Let’s face it: for Thanksgiving dinner, we are not only pairing beer with food – but with our relatives/in-laws/etc. I’m looking for something with a little bit of a kick here. Belgian Blonde Ales are fruity, aromatic and warming ales which will fit perfectly on my Thanksgiving table. My pick: Ommegang Gnomegang, an award-winning selection fermented with Chouffe yeast and bottle-conditioned with Ommegang yeast.

Sweet potatoes are a Thanksgiving classic, and one of the world’s healthiest foods! Rich in beta-carotene, sweet potatoes provide you with powerful antioxidant protection. Whether baked, fried or mashed these delights add just a touch of sweetness and substance to your Thanksgiving dinner. The mouthwatering aroma from the Belgian yeast, and lingering sweetness from just the right balance of hops and fruity esters make this one righteous pairing. Add to that the scrubbing effect from the highly effervescent beer, and you are ready for another bite.

Marc Marino: Minister of Beer, Craft Beer Cellar Westford
Dish: Thanksgiving Dinner
Suggested Beer Pairing: Saison

My strategy in this situation is to select one beer to pair with the entire meal. My table (and stomach) doesn’t have the room to support that sort of “a glass for each component” approach. In a perfect world, I’d have saved a half dozen bottles of Saison du Buff, made in collaboration by Dogfish Head, Victory and Stone for Turkey Day. The intensity of the saison matches well with turkey, stuffing, mashed potatoes, and gravy, the major players at any Thanksgiving table. The rosemary, thyme, and parsley from the beer mirror the seasonings on the turkey and stuffing. The herbs in the beer will also simultaneously enhance the earthiness of the potatoes, and develop a nice contrast with the sweetness in any yam that you put out on the table.

Honorable mentions include Rosemary for Remembrance brewed by Idle Hands Craft Ales and 10 Commandments from The Lost Abbey. Other beverages for consideration include Smoking Wood from The Bruery and Fatty Bampkins Dry Cider.

Boulevard Tank 7

Kevin Wood: Staff Beer Geek, Craft Beer Cellar Westford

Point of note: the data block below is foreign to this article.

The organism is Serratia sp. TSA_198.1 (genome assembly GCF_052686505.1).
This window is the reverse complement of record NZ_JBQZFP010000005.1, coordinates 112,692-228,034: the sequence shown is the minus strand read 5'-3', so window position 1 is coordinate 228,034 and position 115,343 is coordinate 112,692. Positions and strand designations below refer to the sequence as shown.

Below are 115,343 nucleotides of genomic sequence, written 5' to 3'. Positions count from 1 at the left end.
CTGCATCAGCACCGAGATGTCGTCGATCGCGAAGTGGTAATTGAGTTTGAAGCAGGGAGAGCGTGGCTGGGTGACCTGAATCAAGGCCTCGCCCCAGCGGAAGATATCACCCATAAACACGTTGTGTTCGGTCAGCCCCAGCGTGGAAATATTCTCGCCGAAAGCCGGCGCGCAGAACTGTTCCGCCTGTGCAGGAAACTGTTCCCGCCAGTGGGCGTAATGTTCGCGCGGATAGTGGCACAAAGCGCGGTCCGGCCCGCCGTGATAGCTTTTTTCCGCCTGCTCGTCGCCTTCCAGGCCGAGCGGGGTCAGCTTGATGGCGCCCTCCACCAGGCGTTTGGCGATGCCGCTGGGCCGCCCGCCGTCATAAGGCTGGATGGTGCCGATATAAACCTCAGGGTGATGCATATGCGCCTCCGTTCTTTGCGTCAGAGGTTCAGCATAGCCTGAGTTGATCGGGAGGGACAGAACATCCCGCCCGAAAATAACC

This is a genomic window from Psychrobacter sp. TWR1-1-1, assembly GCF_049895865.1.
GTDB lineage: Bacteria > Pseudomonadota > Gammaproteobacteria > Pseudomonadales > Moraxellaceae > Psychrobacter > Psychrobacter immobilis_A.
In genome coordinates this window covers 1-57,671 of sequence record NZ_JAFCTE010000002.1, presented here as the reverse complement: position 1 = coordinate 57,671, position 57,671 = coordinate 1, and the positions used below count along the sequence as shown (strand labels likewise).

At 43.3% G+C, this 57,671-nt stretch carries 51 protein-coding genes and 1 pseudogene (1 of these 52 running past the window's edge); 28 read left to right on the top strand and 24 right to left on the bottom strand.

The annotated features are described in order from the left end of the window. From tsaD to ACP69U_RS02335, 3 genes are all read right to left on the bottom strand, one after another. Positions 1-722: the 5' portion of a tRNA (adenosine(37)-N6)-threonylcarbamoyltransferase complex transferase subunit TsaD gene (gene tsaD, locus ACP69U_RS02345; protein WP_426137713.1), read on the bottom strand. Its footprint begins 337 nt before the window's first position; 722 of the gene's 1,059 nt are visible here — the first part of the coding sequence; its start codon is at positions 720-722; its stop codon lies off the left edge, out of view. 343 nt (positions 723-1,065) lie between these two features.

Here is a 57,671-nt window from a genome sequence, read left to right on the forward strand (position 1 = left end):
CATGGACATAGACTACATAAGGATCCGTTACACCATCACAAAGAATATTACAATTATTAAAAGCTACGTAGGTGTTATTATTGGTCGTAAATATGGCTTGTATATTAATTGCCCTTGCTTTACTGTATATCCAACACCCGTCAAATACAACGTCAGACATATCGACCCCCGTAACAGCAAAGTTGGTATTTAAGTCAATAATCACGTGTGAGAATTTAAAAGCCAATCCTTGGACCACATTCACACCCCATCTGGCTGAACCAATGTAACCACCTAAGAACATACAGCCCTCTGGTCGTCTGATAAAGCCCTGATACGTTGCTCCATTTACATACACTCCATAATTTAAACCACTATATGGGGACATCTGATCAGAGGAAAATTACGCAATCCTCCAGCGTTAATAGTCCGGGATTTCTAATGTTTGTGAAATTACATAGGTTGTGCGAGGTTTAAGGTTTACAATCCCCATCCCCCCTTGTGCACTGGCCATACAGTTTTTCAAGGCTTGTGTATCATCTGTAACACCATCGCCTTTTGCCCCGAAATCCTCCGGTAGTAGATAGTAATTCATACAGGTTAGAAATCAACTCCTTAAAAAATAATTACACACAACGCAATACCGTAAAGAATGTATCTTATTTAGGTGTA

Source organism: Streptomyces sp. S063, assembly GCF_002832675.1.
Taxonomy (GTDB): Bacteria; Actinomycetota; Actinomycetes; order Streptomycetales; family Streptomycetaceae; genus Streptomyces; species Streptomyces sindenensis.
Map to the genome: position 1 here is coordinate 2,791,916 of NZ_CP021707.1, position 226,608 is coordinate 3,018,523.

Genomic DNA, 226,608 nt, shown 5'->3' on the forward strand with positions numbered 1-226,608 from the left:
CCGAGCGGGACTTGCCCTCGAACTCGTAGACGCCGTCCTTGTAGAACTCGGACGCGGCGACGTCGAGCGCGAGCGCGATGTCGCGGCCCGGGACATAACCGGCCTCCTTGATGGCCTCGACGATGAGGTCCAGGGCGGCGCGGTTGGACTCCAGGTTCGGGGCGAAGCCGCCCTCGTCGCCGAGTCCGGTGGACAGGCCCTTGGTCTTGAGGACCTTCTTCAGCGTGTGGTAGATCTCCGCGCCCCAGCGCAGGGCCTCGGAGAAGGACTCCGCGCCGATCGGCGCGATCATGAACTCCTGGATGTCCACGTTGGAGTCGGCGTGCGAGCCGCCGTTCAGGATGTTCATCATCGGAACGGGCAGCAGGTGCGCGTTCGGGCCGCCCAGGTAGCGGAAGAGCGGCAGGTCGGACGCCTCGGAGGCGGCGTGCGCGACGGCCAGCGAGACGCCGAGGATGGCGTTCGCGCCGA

Dish: TANKsgiving Dinner (Except Pumpkin Pie)
Suggested Beer Pairing: Saison

My strategy is similar to Marc’s – to pair one beer with the whole meal (except the pumpkin pie because we usually do dessert as a separate course in my family). Boulevard Tank 7 was one of the beers I served to family last Thanksgiving and was well-received. The saison style is my choice because the relatively high carbonation cuts through the richness of the potatoes, stuffing, and gravy.The fruitiness and spiciness from the farmhouse/saison yeast blend nicely with the green bean casserole and cranberry sauce as well. I find Tank 7 finishes dry and refreshing enough with a light/medium body to wash down this hearty thanksgiving meal, but has enough intensity from the hops and spicy/fruity esters to match everything in this meal, except for the pumpkin pie. The earthiness and spiciness in this beer are a nice contrast to the sweet and savory flavors in the potatoes, gravy, cranberry, and turkey.

I also am motivated by trying to convert a wine-drinking family to beer and I think Tank 7 has that conversion potential, so I chose a cork & caged 750 ml bottle that makes a nice presentation. I would serve it in stemmed glasses, and be considerate of serving sizes, given the 8.5% ABV.

A consideration for pumpkin pie pairing would be Our Finest Regards from Pretty Things Beer and Ale Project. A nice, smooth barleywine would be my style choice for the dessert course.

Kate Baker: Craft Beer Cellar Hoperations Manager
Dish: Turkey and Stuffing, Deviled Eggs, Pumpkin Pie
Suggested Beer Pairing: Saison, DIPA, Stout/Porter

I think we’ve all learned the “when in doubt, go Belgian” recommendation; I personally love this, because thinking about something like a Belgian Table Beer (Avril) or Mystic Table Beer, with the scrubby bubble character, light spice and citrus flavors, and low alcohol, it’s a perfect beer style to go with most any food! Not exactly what I’d drink with Pumpkin Pie, but, most other Thanksgiving Day foodstuffs!

Stillwater Cellar Door

I like Stillwater Cellar Door for the stuffing and the turkey, as a complementary matchup. Cellar Door is brewed with white sage, so you could even reduce the amount of savory and aromatic spices used in the food, and make up for it with the beer!

Deviled Eggs, I can’t do Thanksgiving without them! I would pair a higher alcohol Double IPA with the eggs; the bitter bite and higher octane of the beer will slash right through the fatty, rich character of the egg, particularly the filling! Use gorgonzola, bacon, avocado, you name it, in the filling, to add a little something extra!

For Pumpkin Pie, a Chocolate Stout or Porter, would be awesome! The coffee and chocolate flavors of a sweeter stout or porter would stand up nicely to the darker sugar, molasses, and spice flavor of the pie. A roasty brown ale can make your pie crust sing, especially if your crust is made out of graham crackers and chocolate cookies!